Erin Miller of Out There Productions, joined by her partners Johnny Rosa and Losa Amara Meru, introduced Waco’s 1MC community to their mobile business focusing on making “marketing and advertising a little more human.”
Following graduation, the trio saw a lack of personal, relationship-driven marketing. They turned down offers from big marketing firms “to work with small businesses for big change.”
Armed with their extensive knowledge of software, videography, and social media marketing, Out There Productions consults for small businesses while traveling from city to city in their retrofitted bus that doubles as their primary workspace and living space. Because of their mobility and collaborative work style, they are able to cut operations costs and produce quality content consistently.
The group works on a contract-basis, with projects taking anywhere from 1-2 days, including video creation. They took a detour on their intended road trip to visit Waco, which they are excited to do work in. They are focused not on cities who merely have growth, but on cities that are “stoked about new stuff and receptive to change.”
These three young entrepreneurs are looking to make connections with other young entrepreneurs in Waco who want to work straight out of college, get to know "the coolest people in town," and, because of their mobile lifestyle, are hoping to find a good local mechanic for emergencies.
The next presenter, Guerrilla Sings, could be the solution to pricey, hard to transport and non-universal signage. Since the company's founding in January, co-owner and CEO Ken Coleman and co-founder and chief engineer Russell Smith have traveled across the country to fifteen separate 1 Million Cups meetings, which has been their primary marketing strategy.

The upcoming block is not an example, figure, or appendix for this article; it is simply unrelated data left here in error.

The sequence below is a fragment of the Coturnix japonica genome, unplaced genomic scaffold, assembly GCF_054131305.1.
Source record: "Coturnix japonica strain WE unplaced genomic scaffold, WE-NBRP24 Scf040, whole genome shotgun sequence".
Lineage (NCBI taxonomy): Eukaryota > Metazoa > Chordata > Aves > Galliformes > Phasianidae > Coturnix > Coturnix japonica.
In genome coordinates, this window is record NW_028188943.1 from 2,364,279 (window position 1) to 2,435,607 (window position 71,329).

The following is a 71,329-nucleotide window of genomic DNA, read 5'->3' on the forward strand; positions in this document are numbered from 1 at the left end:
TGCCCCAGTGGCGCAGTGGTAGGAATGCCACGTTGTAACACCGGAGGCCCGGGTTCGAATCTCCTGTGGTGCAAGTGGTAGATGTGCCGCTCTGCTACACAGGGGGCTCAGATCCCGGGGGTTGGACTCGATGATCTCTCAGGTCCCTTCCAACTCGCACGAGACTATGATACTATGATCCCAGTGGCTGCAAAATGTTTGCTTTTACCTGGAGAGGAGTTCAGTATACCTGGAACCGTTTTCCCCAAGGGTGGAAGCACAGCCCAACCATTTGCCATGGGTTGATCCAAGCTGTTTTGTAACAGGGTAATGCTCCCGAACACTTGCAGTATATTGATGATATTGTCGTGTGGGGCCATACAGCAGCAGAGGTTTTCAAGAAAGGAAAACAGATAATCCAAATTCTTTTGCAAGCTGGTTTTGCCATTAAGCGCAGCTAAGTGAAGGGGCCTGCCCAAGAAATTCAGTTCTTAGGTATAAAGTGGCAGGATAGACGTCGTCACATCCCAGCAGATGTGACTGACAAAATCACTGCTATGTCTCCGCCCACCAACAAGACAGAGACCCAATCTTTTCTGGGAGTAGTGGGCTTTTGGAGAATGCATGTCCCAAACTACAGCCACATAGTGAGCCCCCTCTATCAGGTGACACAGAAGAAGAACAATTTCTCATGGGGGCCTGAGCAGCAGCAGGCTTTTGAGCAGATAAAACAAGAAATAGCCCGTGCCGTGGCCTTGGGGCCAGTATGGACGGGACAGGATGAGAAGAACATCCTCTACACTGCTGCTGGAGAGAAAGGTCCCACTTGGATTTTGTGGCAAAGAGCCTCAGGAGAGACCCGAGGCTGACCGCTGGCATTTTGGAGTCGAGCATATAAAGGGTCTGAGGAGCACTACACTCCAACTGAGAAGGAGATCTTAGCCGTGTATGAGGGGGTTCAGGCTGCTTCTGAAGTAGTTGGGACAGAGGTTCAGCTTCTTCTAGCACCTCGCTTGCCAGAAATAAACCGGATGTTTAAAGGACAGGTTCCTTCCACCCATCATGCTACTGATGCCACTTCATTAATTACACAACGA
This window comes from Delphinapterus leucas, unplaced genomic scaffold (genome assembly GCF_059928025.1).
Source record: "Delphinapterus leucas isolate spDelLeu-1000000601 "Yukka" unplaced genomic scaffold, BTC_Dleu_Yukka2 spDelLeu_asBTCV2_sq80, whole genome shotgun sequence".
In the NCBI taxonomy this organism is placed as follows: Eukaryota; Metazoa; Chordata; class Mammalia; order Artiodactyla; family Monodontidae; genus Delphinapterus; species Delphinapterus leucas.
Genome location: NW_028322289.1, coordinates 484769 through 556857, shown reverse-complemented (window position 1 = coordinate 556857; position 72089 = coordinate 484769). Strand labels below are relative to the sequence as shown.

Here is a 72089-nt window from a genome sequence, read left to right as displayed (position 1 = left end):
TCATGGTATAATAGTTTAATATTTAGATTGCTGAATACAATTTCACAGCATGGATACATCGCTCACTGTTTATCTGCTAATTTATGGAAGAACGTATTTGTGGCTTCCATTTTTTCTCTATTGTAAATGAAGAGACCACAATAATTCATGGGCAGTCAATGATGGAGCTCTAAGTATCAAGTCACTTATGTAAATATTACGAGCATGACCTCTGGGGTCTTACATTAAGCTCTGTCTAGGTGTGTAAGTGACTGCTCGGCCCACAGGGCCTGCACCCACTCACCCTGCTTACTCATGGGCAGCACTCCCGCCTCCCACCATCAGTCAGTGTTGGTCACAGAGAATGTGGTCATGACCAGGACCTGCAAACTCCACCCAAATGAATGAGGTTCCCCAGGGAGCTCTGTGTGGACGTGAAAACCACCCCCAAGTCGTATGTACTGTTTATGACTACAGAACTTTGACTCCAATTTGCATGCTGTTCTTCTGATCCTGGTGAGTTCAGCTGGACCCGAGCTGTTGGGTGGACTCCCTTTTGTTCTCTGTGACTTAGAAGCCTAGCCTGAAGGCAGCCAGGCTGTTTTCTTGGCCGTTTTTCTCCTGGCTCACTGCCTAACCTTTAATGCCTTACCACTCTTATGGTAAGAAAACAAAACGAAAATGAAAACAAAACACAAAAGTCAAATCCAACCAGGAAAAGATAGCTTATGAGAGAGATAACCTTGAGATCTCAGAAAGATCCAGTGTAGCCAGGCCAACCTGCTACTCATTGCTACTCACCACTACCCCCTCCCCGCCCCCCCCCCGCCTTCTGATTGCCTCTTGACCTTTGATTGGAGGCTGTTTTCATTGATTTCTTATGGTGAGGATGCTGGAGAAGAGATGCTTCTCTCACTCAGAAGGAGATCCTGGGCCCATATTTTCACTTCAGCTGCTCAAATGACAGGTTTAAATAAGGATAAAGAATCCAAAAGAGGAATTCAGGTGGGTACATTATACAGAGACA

After spending over 30 years in the real estate business, Coleman set out to find a way to stop signs from rattling, blowing over, and posing transportation hassles. After being introduced to Smith, Guerrilla Signs was born.
Smith, a local inventor, developed the idea that other engineering departments thought impossible—a collapsible sign that can withstand up to 85 mph winds. Their patented signs takes about three minutes to set up and, while the stand is upwards of $500, the banner itself is $69 and their turn around is three days, making their banners an affordable alternative for those who regularly use signs for marketing.
The sign industry is a $20 billion dollar industry, but there is no brand name running the market—until now. With more inventions in the works, Guerrilla Signs has been called the next big thing by O’Reilly Auto Parts and by the National Association of Realtors.
“That’s what made our country great: inventions,” Coleman said.
Using his connections, Coleman was able to attain a prototype for $0 from O’Reilly, and Smith has found a manufacturer in the local Mennonite community where their products are now being built in a network of family barns.
Guerrilla Signs is excited about Waco as a potential location for their new headquarters, due to its proximity to family in Dallas and Austin, the great Texas economy, and the market being similar to their current Missouri location.
This Friday, Kevin Renois will be hosting a meet-and-greet for potential mentors and mentees before launching in 2017. E-mail him at firstname.lastname@example.org for more information!
Next week’s 1 Million Cups will be the last of 2016 with a presentation from Pinewood Roasters and one slot open! Don’t be shy, sign up to present and end 2016 on a good note. See y’all next Wednesday at 9AM in the Hippodrome.